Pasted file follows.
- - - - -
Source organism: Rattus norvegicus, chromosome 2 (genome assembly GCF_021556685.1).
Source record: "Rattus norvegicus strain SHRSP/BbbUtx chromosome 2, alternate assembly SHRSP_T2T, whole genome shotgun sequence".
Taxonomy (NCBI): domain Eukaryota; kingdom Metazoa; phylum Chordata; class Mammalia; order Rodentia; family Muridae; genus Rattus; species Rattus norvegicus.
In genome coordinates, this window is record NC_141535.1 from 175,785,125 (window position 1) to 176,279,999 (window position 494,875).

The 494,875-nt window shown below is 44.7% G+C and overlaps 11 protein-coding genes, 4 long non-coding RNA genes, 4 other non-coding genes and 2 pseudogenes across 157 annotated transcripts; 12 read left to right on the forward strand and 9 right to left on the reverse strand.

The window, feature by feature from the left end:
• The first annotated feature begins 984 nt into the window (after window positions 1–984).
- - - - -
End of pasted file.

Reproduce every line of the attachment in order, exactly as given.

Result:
Source organism: Rattus norvegicus, chromosome 2 (genome assembly GCF_021556685.1).
Source record: "Rattus norvegicus strain SHRSP/BbbUtx chromosome 2, alternate assembly SHRSP_T2T, whole genome shotgun sequence".
Taxonomy (NCBI): domain Eukaryota; kingdom Metazoa; phylum Chordata; class Mammalia; order Rodentia; family Muridae; genus Rattus; species Rattus norvegicus.
In genome coordinates, this window is record NC_141535.1 from 175,785,125 (window position 1) to 176,279,999 (window position 494,875).

The 494,875-nt window shown below is 44.7% G+C and overlaps 11 protein-coding genes, 4 long non-coding RNA genes, 4 other non-coding genes and 2 pseudogenes across 157 annotated transcripts; 12 read left to right on the forward strand and 9 right to left on the reverse strand.

The window, feature by feature from the left end:
• The first annotated feature begins 984 nt into the window (after window positions 1–984).